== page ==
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Marketing Viewpoint by Ruth Winett

Are Hybrid Workers Less Innovative?

Water Cooler Chats and Innovation

Hybrid work decreases commuting time and costs, but reports are mixed as to whether people are more or less innovative and productive while working at home. In-person interactions with people at work who have different “intellectual viewpoints” have a unique influence on the course of scientific research, according to Ben Rand reporting in the Harvard Business School Week.* Cross-department exchanges also appear to be beneficial in other disciplines and in other organizations, not just in universities.

Hybrid workers would seem to be particularly innovative as they are more independent, more focused, and they have fewer meetings and other distractions. Additionally, they are not spending as many mind-numbing hours commuting each week. However, the isolation of hybrid workers can have negative effects on their ability to innovate.

In the office or lab, Interactions with people outside one’s department or discipline cause one to consider new ideas, new methodologies, and new questions to pose. “People in the same discipline…have a tendency to reproduce one another’s work…. “ Furthermore, they tend to cite the research of people they know and who are in “geographic as well as intellectual proximity,” found Eamon Duede at Harvard’s Digital Data Design Institute and Karim Lakhani, a Harvard Business School professor.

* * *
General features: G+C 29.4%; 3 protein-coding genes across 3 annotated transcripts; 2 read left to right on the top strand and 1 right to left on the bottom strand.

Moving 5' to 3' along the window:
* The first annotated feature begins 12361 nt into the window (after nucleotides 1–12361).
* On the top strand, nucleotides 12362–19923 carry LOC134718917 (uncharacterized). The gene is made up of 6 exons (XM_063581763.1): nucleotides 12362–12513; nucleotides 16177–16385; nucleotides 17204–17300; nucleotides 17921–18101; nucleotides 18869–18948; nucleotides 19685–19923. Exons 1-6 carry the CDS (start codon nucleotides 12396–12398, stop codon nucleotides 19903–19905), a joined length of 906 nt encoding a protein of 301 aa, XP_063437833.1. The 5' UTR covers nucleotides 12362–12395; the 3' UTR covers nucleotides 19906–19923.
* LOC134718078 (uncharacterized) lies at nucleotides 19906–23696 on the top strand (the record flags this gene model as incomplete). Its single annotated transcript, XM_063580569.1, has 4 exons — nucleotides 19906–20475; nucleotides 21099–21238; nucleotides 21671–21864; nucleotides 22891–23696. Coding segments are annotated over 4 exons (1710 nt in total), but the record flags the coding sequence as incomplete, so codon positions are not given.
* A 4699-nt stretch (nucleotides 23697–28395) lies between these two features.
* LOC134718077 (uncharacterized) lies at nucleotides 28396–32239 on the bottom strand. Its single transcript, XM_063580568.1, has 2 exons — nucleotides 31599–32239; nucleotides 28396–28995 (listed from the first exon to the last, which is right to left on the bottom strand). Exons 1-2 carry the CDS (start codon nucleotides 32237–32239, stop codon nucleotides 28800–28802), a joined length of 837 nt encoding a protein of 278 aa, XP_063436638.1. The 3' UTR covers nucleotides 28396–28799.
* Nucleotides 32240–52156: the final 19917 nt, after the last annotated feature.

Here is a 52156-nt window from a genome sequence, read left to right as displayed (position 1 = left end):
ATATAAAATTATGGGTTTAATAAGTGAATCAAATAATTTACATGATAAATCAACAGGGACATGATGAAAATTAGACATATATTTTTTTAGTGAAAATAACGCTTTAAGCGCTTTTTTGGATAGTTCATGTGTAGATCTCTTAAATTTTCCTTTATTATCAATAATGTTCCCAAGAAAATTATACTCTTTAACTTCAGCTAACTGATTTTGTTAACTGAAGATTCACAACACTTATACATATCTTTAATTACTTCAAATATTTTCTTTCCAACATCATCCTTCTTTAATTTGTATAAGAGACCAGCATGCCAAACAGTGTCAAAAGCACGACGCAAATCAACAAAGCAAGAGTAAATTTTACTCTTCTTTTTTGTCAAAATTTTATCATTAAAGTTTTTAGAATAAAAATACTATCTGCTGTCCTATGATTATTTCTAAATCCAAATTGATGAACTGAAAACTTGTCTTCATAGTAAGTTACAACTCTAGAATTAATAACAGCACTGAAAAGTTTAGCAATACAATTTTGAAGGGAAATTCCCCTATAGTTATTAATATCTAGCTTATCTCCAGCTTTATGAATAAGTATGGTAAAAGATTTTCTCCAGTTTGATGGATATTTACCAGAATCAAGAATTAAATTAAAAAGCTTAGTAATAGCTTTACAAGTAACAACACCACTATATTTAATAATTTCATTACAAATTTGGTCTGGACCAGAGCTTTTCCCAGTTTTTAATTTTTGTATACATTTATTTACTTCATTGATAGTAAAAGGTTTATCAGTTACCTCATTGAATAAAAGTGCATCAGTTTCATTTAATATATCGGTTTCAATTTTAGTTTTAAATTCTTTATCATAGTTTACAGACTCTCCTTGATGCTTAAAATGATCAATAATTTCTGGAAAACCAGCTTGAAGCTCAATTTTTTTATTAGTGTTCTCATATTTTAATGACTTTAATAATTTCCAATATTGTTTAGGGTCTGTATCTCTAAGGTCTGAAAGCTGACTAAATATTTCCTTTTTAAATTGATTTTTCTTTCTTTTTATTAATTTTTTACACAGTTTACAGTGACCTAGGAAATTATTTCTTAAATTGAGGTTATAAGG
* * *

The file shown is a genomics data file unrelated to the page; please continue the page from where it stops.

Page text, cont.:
At its worst, hybrid work in academia—and potentially in “technology, pharmaceutical development, and other STEM industries” --can result in “the homogenization of the intellectual perspectives [we] interact with ….At its worst, [hybrid work] would [lead to] a kind of stagnation, where we fail to influence one another,” Duede observed. Duede himself felt as if he were in a sort of intellectual lockdown during the Pandemic.

Research Needed in Other Disciplines

Hybrid work is convenient for workers, but it also has limitations. A significant limitation is that remote workers don’t benefit as much from the cross-pollination in-person workers receive from formal and informal encounters with colleagues, including people from different departments or even companies who have different perspectives and ask different questions. Duede believes this phenomenon occurs in most organizations, not just scientific organizations. Schmoozing with colleagues at the water cooler may spark new ways of thinking and perhaps innovation!

Related Articles:

* Called Back to the Office? How You Benefit from Ideas You Didn't Know You Were Missing Harvard Business School, May 9, 2024

“Teeing off on Hump Day,” Mark Shannon, The Boston Globe 5/26/24, p. A1. Attendance at greater Boston area golf courses has spiked on Wednesday afternoons at 4 PM, increasing by 278 percent between 2019 and 2023, with hybrid workers responsible for the increase.


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Copyright ©6/24 Ruth Winett. All rights reserved.  


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